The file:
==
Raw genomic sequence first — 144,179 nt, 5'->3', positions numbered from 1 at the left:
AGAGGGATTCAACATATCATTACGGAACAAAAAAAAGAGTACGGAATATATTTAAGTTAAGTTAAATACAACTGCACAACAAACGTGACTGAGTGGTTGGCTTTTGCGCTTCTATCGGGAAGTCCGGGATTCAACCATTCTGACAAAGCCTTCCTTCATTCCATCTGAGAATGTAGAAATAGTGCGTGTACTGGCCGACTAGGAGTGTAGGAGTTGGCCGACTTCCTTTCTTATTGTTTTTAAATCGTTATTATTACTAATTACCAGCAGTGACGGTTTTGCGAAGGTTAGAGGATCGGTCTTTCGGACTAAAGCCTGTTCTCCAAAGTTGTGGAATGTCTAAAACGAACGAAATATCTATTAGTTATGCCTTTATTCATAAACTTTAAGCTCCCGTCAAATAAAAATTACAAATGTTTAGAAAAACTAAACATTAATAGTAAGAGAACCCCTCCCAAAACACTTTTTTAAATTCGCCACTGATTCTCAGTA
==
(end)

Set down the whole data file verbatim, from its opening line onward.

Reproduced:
Raw genomic sequence first — 144,179 nt, 5'->3', positions numbered from 1 at the left:
AGAGGGATTCAACATATCATTACGGAACAAAAAAAAGAGTACGGAATATATTTAAGTTAAGTTAAATACAACTGCACAACAAACGTGACTGAGTGGTTGGCTTTTGCGCTTCTATCGGGAAGTCCGGGATTCAACCATTCTGACAAAGCCTTCCTTCATTCCATCTGAGAATGTAGAAATAGTGCGTGTACTGGCCGACTAGGAGTGTAGGAGTTGGCCGACTTCCTTTCTTATTGTTTTTAAATCGTTATTATTACTAATTACCAGCAGTGACGGTTTTGCGAAGGTTAGAGGATCGGTCTTTCGGACTAAAGCCTGTTCTCCAAAGTTGTGGAATGTCTAAAACGAACGAAATATCTATTAGTTATGCCTTTATTCATAAACTTTAAGCTCCCGTCAAATAAAAATTACAAATGTTTAGAAAAACTAAACATTAATAGTAAGAGAACCCCTCCCAAAACACTTTTTTAAATTCGCCACTGATTCTCAGTA